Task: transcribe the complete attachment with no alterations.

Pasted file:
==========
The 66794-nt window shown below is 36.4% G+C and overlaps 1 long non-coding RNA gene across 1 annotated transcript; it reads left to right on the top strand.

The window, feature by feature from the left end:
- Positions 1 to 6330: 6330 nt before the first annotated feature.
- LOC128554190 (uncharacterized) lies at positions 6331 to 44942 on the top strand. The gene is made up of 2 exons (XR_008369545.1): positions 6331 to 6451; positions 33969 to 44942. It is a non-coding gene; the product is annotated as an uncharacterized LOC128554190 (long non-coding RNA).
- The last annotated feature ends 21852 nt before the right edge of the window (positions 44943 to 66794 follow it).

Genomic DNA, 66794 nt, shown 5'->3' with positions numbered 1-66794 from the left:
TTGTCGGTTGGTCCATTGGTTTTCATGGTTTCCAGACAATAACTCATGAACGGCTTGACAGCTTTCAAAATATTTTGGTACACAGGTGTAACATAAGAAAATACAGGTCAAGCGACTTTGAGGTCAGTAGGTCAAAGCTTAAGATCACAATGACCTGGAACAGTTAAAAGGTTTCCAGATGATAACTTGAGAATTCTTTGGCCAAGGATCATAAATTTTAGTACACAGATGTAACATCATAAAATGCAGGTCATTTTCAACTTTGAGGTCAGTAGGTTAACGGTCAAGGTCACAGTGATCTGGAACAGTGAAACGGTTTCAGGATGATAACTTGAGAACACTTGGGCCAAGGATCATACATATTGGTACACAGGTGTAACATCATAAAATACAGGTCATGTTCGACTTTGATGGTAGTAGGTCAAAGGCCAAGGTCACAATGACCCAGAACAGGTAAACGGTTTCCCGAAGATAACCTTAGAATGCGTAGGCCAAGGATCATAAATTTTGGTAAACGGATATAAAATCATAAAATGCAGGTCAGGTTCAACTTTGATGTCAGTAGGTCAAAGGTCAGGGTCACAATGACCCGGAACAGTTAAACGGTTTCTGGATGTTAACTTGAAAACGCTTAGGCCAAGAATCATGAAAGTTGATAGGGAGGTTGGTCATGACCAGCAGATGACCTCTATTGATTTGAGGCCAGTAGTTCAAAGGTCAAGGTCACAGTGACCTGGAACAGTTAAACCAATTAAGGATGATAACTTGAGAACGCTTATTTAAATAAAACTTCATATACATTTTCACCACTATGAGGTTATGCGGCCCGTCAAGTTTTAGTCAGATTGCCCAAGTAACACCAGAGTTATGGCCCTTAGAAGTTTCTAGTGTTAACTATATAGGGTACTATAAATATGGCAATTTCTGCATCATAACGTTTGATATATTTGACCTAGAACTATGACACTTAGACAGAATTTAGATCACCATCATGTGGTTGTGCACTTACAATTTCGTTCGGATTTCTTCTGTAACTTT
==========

The 66794-nt window shown below is 36.4% G+C and overlaps 1 long non-coding RNA gene across 1 annotated transcript; it reads left to right on the top strand.

The window, feature by feature from the left end:
- Positions 1 to 6330: 6330 nt before the first annotated feature.
- LOC128554190 (uncharacterized) lies at positions 6331 to 44942 on the top strand. The gene is made up of 2 exons (XR_008369545.1): positions 6331 to 6451; positions 33969 to 44942. It is a non-coding gene; the product is annotated as an uncharacterized LOC128554190 (long non-coding RNA).
- The last annotated feature ends 21852 nt before the right edge of the window (positions 44943 to 66794 follow it).

Genomic DNA, 66794 nt, shown 5'->3' with positions numbered 1-66794 from the left:
TTGTCGGTTGGTCCATTGGTTTTCATGGTTTCCAGACAATAACTCATGAACGGCTTGACAGCTTTCAAAATATTTTGGTACACAGGTGTAACATAAGAAAATACAGGTCAAGCGACTTTGAGGTCAGTAGGTCAAAGCTTAAGATCACAATGACCTGGAACAGTTAAAAGGTTTCCAGATGATAACTTGAGAATTCTTTGGCCAAGGATCATAAATTTTAGTACACAGATGTAACATCATAAAATGCAGGTCATTTTCAACTTTGAGGTCAGTAGGTTAACGGTCAAGGTCACAGTGATCTGGAACAGTGAAACGGTTTCAGGATGATAACTTGAGAACACTTGGGCCAAGGATCATACATATTGGTACACAGGTGTAACATCATAAAATACAGGTCATGTTCGACTTTGATGGTAGTAGGTCAAAGGCCAAGGTCACAATGACCCAGAACAGGTAAACGGTTTCCCGAAGATAACCTTAGAATGCGTAGGCCAAGGATCATAAATTTTGGTAAACGGATATAAAATCATAAAATGCAGGTCAGGTTCAACTTTGATGTCAGTAGGTCAAAGGTCAGGGTCACAATGACCCGGAACAGTTAAACGGTTTCTGGATGTTAACTTGAAAACGCTTAGGCCAAGAATCATGAAAGTTGATAGGGAGGTTGGTCATGACCAGCAGATGACCTCTATTGATTTGAGGCCAGTAGTTCAAAGGTCAAGGTCACAGTGACCTGGAACAGTTAAACCAATTAAGGATGATAACTTGAGAACGCTTATTTAAATAAAACTTCATATACATTTTCACCACTATGAGGTTATGCGGCCCGTCAAGTTTTAGTCAGATTGCCCAAGTAACACCAGAGTTATGGCCCTTAGAAGTTTCTAGTGTTAACTATATAGGGTACTATAAATATGGCAATTTCTGCATCATAACGTTTGATATATTTGACCTAGAACTATGACACTTAGACAGAATTTAGATCACCATCATGTGGTTGTGCACTTACAATTTCGTTCGGATTTCTTCTGTAACTTT